How Bluetooth can be an attack gateway

How Bluetooth can be an attack gateway
(Image credit: Pixabay)

Recent data indicates there are 26.6 billion IoT devices currently in use in 2019 and this figure is set to rise significantly to 75 billion by 2025. While these IoT devices offer a range of benefits, contributing to more intelligent enterprises, they also create new security risks that work around antivirus protections.

For instance, one threat which is often overlooked is Bluetooth. While most people think of Bluetooth as a harmless technology that facilitates wireless connections between devices, it can actually create significant security risks when not managed properly, especially when users forget to add in authentication measures.

About the author

John Stock is the product manager at Outpost24.

Connectivity comes with risk

Initially developed in 1998, Bluetooth is a wireless communication protocol that connects devices together. Whether using the latest wireless headphones, connecting phones to car handsfree systems or transferring files to colleagues, Bluetooth has proven to be a convenient tool in this wireless age. So much so, it has now established itself as standard technology, built within nearly every device or computer system on the market. However, like any piece of tech, convenience exposes vulnerabilities and security risks, causing endless headaches for the modern security professional.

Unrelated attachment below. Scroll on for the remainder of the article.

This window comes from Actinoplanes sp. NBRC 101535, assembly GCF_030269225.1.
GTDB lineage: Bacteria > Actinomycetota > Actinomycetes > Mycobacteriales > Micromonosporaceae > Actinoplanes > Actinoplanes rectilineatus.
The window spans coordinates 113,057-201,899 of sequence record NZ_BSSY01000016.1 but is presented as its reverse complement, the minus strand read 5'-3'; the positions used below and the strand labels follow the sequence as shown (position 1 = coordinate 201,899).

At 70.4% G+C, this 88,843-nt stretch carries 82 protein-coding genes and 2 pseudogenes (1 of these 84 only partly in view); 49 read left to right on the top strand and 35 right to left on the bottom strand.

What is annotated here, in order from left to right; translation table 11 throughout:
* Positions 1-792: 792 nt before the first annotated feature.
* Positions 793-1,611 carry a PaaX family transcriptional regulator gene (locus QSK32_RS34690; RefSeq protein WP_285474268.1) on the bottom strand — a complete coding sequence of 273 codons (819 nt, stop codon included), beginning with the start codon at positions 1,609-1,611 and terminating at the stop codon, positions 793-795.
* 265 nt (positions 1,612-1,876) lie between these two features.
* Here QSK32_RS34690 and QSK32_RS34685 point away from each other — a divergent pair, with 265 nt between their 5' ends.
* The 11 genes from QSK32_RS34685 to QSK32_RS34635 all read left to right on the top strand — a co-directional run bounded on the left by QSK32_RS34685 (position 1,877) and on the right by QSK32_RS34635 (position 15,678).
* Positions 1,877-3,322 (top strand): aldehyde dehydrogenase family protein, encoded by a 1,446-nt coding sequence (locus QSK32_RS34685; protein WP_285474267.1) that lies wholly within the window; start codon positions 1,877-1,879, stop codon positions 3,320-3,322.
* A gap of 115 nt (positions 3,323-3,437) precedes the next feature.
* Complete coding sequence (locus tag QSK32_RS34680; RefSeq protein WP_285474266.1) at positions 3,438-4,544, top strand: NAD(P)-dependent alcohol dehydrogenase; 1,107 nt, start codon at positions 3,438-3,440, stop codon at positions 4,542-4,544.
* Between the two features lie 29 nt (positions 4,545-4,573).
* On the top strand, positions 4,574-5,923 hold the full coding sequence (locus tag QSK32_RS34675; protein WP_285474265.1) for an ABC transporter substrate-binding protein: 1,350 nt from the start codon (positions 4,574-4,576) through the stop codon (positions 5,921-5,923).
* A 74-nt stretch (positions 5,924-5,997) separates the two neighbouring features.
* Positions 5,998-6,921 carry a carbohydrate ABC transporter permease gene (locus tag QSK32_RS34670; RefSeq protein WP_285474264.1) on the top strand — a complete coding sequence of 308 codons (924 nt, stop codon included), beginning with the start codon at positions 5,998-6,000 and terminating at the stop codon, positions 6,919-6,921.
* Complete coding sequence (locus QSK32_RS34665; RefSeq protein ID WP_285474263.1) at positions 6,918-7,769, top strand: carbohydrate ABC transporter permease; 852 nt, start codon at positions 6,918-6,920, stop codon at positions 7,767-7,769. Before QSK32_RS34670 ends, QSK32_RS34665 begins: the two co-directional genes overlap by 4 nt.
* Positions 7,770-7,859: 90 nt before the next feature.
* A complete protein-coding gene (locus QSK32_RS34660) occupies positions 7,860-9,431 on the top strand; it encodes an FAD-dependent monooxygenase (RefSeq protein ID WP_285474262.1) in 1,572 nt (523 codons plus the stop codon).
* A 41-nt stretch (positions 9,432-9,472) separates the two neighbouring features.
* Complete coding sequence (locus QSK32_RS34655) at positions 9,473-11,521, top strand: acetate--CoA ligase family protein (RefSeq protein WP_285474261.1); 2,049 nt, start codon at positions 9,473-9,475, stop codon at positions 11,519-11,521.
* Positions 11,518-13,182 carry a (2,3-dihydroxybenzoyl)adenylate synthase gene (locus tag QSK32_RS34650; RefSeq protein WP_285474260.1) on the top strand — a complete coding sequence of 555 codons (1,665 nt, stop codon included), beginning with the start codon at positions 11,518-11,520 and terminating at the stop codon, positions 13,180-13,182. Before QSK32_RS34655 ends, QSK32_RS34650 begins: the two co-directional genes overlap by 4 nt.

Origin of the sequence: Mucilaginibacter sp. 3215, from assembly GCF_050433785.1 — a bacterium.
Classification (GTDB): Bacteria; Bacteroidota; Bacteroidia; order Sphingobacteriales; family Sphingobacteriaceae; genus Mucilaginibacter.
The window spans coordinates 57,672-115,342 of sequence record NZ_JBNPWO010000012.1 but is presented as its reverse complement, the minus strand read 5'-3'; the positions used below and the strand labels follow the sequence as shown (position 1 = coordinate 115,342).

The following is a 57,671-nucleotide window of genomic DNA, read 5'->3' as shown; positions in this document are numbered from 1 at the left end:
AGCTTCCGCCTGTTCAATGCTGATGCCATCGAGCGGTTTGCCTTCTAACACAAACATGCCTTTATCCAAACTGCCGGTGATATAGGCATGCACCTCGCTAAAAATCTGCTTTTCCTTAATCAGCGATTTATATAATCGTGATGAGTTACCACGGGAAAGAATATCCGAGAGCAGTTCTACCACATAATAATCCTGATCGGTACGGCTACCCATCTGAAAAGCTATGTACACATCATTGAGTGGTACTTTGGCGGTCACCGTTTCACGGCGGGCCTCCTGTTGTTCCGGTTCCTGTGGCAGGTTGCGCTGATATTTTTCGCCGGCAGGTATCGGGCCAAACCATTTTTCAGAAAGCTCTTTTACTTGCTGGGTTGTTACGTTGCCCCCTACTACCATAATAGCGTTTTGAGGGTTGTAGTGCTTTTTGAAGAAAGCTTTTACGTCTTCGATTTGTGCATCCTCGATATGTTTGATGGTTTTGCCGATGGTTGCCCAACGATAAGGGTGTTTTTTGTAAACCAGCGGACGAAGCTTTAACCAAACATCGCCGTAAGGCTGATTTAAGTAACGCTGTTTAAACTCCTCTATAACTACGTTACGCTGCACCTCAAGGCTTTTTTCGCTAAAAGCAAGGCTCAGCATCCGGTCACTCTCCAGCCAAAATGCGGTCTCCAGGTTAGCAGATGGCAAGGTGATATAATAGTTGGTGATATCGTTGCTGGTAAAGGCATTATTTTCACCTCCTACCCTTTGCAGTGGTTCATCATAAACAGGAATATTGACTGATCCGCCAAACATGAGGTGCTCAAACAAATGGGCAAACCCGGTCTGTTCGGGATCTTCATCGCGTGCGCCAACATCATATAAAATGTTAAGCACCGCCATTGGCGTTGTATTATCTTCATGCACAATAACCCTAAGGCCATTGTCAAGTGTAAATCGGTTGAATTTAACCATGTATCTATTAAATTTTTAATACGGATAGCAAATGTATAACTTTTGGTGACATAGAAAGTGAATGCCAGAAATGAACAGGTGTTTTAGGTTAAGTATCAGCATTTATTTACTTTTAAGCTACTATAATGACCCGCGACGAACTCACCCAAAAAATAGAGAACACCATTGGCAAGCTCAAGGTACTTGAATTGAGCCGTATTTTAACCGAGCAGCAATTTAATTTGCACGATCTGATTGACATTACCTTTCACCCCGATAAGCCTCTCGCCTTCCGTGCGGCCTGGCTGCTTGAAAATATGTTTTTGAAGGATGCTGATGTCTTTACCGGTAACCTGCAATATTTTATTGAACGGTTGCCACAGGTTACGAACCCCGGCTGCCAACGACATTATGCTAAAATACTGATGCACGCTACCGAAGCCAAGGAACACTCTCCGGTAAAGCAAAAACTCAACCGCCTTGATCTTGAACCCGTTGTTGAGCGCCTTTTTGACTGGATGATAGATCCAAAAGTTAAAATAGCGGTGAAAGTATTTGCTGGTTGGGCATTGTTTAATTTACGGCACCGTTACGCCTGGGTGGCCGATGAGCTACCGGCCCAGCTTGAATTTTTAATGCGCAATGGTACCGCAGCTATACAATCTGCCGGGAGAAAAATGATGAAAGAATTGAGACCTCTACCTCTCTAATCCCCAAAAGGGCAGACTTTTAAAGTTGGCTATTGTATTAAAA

Sophisticated hackers with sinister intent have exploited several Bluetooth flaws to steal data or install malware, whether that be via Bluetooth chips, targeting mobile devices or even navigating through car entertainment systems. Some of the most high-profile Bluetooth attacks include:

  • BlueBorne - a zero-day vulnerability that allowed a hacker to take over a device and carryout man-in-the-middle attacks to extract information. First discovered by security researchers in September 2017, BlueBorne was found to have infected an estimated five billion mobile devices, IoT units and PCs. Labelled as an airborne attack, BlueBorne didn’t rely on the Internet to travel, instead spreading from device to device via Bluetooth. What’s worse, it didn’t need the devices to have been previously synced. If the Bluetooth was on or enabled, it allowed the hacker to leach to the device and infiltrate the system. This stealthy approach means the victim would be unaware that their device had been infected.
  • Bluetooth Low Energy Jamming - Bluetooth Low Energy (BLE) is a condensed version of the Bluetooth protocol tailored for IoT devices. While it offers limited computing and power resources, it still opens a channel for communication. However, at DefCon 2018, security researchers disclosed BLE jamming, a new threat with the potential to allow cybercriminals to jam and takeover any BLE device within a certain radius. It is one of the reasons that experts at most security conferences advise attendees to disable Bluetooth in an effort to prevent a malicious attack. In fact, for those attending any security conference, its advisable to disable all forms of wireless connection, and if essential, ensure you use devices you can reset after leaving.